"Southern Bastards" #8 wraps up the series' second story arc, a flashback to when Coach Euless Boss was still a high school student playing football in a town that hates him because of his family. Jason Aaron and Jason Latour continue to walk a perfect line between evoking sympathy and revulsion for Boss, who was unmistakably the villain of the first story arc.
Throughout the "Gridiron" storyline, we've watched as Boss desperately tried to pull himself out of his awful father's shadow. Tainted by his last name, Boss succeeds against all odds; not only has he made it to the football team, but he's the most feared player. He's able to confront his feared father and take control of his own life. What's so great about this is that Boss is a character who most readers loathed throughout the first four issues of this comic but, here, it's almost impossible to keep from cheering him on. We've seen the character rise up and pull away from the unfair reputation cast onto him; for a brief shining moment, he's making something better from his life. In any other hands, this story might have been about how Boss succeeded despite the swirling cloud of negativity around him.
What makes "Southern Bastards" #8 work so well, though, is that Aaron is able to flip this story in the blink of an eye. As Boss's life comes crashing back down around him, we see a series of truly awful events unfold. Some of them are unfair and show that, no matter how hard Boss tries, the deck has been stacked against him. Some of them are, unfortunately, Boss taking everything awful that people think about him and running with it. It's a horrible turning point for the character; he had a chance to break free once and for all and, instead, the town continued to treat him so badly that their punishment is stuck with him. Craw County created Euless Boss to be the awful man that he is in the present day and, in the end, Craw County deserves him. By the end of the issue, you'll remember just why you hated the character so much in the first story arc, even as you now understand how he became that way. It's masterful storytelling and I've found myself that much more engaged in the series as a whole; a slavering, evil, one-dimensional villain gets tiring quickly, but Coach Boss is fearful because we know what made him that way and how truly dangerous he is as a result.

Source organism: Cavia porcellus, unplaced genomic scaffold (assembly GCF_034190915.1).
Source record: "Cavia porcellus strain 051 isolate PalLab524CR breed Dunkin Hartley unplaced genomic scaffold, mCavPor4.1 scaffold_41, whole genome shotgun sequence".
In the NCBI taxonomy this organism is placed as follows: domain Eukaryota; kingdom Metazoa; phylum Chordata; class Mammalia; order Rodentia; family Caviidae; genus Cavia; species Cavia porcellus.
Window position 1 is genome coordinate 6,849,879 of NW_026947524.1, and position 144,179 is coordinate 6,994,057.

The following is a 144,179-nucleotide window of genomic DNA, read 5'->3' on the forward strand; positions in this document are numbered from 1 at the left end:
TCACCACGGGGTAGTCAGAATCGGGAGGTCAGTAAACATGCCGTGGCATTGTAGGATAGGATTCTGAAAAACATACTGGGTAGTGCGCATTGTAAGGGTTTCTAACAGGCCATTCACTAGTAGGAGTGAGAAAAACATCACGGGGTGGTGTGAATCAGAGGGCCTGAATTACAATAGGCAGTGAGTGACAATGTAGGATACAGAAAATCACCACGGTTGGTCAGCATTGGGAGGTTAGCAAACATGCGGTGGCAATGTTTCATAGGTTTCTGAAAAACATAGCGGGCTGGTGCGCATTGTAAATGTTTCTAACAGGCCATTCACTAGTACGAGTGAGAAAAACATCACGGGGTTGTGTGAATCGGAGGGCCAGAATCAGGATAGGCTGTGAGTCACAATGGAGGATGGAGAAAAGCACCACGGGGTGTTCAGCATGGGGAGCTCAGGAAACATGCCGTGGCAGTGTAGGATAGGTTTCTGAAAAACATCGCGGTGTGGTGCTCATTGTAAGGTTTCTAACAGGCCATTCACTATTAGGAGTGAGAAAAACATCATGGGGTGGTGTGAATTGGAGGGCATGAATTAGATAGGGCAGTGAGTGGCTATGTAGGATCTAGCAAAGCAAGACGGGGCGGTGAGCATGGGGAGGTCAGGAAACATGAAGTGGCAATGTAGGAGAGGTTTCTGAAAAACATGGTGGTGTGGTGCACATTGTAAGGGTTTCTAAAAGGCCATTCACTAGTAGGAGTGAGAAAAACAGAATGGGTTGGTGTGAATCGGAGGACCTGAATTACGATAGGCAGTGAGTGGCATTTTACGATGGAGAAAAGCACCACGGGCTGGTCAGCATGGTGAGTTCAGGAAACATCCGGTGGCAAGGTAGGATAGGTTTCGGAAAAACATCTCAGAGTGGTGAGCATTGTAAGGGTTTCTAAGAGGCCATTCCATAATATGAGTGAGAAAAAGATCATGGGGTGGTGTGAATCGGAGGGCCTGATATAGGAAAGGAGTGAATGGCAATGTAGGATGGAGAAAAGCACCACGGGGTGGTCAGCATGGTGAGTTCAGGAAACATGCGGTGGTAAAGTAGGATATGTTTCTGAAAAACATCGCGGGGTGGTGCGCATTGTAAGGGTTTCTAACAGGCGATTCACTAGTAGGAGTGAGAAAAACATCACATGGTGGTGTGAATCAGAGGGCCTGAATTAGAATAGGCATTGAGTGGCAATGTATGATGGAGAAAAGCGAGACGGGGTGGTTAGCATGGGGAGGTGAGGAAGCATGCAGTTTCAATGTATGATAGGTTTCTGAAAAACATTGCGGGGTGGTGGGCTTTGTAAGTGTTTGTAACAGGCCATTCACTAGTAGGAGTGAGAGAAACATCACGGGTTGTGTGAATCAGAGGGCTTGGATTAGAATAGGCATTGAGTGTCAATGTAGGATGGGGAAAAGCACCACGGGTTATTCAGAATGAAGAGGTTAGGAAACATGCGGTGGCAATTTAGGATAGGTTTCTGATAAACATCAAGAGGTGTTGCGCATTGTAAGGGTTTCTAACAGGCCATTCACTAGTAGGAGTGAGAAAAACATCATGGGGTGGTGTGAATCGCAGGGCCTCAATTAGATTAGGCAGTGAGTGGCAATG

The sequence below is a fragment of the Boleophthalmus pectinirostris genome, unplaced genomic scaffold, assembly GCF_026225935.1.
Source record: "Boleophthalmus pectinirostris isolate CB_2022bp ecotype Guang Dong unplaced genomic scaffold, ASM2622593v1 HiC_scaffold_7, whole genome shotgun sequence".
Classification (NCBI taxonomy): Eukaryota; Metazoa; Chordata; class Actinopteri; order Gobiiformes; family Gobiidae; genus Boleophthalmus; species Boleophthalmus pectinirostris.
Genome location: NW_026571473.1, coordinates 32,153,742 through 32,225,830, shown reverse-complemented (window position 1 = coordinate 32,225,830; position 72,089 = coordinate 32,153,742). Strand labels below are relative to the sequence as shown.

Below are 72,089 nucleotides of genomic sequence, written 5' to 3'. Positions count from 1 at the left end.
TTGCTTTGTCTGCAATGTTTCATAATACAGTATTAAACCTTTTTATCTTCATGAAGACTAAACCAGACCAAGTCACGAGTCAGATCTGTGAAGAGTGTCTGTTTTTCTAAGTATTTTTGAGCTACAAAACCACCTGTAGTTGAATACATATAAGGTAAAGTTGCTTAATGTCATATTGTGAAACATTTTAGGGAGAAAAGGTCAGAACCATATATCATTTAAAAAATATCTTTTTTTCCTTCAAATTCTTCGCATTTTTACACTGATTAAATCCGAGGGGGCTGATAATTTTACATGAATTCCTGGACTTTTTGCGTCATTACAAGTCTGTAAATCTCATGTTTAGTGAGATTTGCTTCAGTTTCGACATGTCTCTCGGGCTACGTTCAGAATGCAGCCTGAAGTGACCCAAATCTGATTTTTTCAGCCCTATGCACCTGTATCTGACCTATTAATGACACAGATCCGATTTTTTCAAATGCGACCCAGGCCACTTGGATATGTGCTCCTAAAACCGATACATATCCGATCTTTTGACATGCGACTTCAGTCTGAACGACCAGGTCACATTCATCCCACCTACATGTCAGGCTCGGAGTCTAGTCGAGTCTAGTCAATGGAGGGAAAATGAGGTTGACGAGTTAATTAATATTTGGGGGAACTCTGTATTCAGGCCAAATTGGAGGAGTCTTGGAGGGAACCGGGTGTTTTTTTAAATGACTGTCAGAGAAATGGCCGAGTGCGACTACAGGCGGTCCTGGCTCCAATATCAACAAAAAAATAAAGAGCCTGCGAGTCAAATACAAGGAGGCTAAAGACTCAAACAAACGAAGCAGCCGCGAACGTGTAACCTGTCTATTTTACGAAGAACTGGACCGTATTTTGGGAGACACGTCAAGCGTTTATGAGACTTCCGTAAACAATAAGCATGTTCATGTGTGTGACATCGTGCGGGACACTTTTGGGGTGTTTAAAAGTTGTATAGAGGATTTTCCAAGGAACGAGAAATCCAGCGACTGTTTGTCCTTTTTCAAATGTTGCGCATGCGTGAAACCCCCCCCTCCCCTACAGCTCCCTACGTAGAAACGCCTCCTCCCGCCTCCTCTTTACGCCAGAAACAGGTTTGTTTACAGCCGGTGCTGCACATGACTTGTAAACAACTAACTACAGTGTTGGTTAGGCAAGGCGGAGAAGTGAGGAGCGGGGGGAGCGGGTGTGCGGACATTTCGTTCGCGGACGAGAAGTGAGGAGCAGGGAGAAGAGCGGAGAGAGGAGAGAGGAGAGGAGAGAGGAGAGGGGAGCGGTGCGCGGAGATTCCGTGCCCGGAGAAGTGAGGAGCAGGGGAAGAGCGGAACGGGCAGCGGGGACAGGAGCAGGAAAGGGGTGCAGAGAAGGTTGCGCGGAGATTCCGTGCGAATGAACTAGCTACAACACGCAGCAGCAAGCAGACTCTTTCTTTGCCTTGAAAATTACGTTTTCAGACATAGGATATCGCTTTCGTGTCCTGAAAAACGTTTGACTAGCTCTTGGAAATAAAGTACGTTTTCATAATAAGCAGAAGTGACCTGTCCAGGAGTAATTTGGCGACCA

It doesn't hurt matters that Latour's art is killing it on every single page. Just look at page 2, which serves as the title page for the comic. The top third of the page moves the reader's eyes across the panel perfectly; you start with Daddy Boss, then move (with impeccable perspective) from his craggy face along the barrel of the shotgun, to where Euless Boss's head is directly in the line of fire. Daddy Boss' eyes are little hard dots, squinting down the line-of-sight to his son, while Euless's head is turned to the side, eyes closed, unable to look at him. The red tinge that suffuses the panel is gorgeous, giving a hazy bloodshot look to the entire scene. Even Jared K. Fletcher's lettering placement is in perfect sync, the three balloons moving down the length of the barrel to help move you along. When you get the two panels below -- first with Euless's desperate plea, and then the title card for the issue to create a forced pause in the narrative that lets what just happened sink in -- you end up with a page that truly understands how sequential art works.
"Southern Bastards" #8 is a dynamite comic, one that gets the language of comics and tells us a dramatic, hard-to-put-down story. I'm already eager for the series' next arc to kick off this summer; Aaron and Latour's journey into rural Alabama has just gotten more terrifying and enthralling with each new installment. If you aren't reading "Southern Bastards" yet, take advantage of this break in the action and catch up. It's not just well worth it; it's bordering on required reading. Check it out.